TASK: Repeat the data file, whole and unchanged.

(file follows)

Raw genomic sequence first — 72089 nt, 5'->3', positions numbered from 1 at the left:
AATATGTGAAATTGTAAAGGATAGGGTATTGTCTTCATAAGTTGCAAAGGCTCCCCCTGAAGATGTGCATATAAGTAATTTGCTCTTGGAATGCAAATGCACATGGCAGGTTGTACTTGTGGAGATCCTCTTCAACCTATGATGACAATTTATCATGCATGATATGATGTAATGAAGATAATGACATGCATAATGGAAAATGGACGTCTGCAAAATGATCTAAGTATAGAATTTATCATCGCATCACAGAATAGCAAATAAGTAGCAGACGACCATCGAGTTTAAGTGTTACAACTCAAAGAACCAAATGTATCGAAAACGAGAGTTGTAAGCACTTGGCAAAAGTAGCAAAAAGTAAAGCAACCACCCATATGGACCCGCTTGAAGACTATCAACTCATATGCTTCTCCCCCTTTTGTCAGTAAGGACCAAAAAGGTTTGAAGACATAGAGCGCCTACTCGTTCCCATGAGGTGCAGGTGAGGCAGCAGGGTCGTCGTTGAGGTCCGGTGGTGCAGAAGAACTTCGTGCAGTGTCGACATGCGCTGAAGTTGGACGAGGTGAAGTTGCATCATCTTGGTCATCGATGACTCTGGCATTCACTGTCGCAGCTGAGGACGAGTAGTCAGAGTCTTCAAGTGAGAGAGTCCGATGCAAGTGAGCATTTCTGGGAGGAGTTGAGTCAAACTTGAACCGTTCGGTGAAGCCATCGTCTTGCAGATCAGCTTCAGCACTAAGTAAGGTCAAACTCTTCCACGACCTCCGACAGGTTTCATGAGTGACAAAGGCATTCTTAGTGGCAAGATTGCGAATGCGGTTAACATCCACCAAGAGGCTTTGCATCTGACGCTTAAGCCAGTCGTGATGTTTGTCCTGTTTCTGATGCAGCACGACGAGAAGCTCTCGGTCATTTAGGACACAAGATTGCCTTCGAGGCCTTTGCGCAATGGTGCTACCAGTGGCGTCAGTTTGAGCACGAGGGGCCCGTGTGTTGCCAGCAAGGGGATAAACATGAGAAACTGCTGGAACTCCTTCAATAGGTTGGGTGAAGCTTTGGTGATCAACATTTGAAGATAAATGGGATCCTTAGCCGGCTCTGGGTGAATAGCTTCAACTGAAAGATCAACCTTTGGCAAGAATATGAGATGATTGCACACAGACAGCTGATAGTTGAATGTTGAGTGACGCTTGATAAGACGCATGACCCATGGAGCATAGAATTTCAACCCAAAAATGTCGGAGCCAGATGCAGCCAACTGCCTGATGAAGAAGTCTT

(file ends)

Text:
Raw genomic sequence first — 72089 nt, 5'->3', positions numbered from 1 at the left:
AATATGTGAAATTGTAAAGGATAGGGTATTGTCTTCATAAGTTGCAAAGGCTCCCCCTGAAGATGTGCATATAAGTAATTTGCTCTTGGAATGCAAATGCACATGGCAGGTTGTACTTGTGGAGATCCTCTTCAACCTATGATGACAATTTATCATGCATGATATGATGTAATGAAGATAATGACATGCATAATGGAAAATGGACGTCTGCAAAATGATCTAAGTATAGAATTTATCATCGCATCACAGAATAGCAAATAAGTAGCAGACGACCATCGAGTTTAAGTGTTACAACTCAAAGAACCAAATGTATCGAAAACGAGAGTTGTAAGCACTTGGCAAAAGTAGCAAAAAGTAAAGCAACCACCCATATGGACCCGCTTGAAGACTATCAACTCATATGCTTCTCCCCCTTTTGTCAGTAAGGACCAAAAAGGTTTGAAGACATAGAGCGCCTACTCGTTCCCATGAGGTGCAGGTGAGGCAGCAGGGTCGTCGTTGAGGTCCGGTGGTGCAGAAGAACTTCGTGCAGTGTCGACATGCGCTGAAGTTGGACGAGGTGAAGTTGCATCATCTTGGTCATCGATGACTCTGGCATTCACTGTCGCAGCTGAGGACGAGTAGTCAGAGTCTTCAAGTGAGAGAGTCCGATGCAAGTGAGCATTTCTGGGAGGAGTTGAGTCAAACTTGAACCGTTCGGTGAAGCCATCGTCTTGCAGATCAGCTTCAGCACTAAGTAAGGTCAAACTCTTCCACGACCTCCGACAGGTTTCATGAGTGACAAAGGCATTCTTAGTGGCAAGATTGCGAATGCGGTTAACATCCACCAAGAGGCTTTGCATCTGACGCTTAAGCCAGTCGTGATGTTTGTCCTGTTTCTGATGCAGCACGACGAGAAGCTCTCGGTCATTTAGGACACAAGATTGCCTTCGAGGCCTTTGCGCAATGGTGCTACCAGTGGCGTCAGTTTGAGCACGAGGGGCCCGTGTGTTGCCAGCAAGGGGATAAACATGAGAAACTGCTGGAACTCCTTCAATAGGTTGGGTGAAGCTTTGGTGATCAACATTTGAAGATAAATGGGATCCTTAGCCGGCTCTGGGTGAATAGCTTCAACTGAAAGATCAACCTTTGGCAAGAATATGAGATGATTGCACACAGACAGCTGATAGTTGAATGTTGAGTGACGCTTGATAAGACGCATGACCCATGGAGCATAGAATTTCAACCCAAAAATGTCGGAGCCAGATGCAGCCAACTGCCTGATGAAGAAGTCTT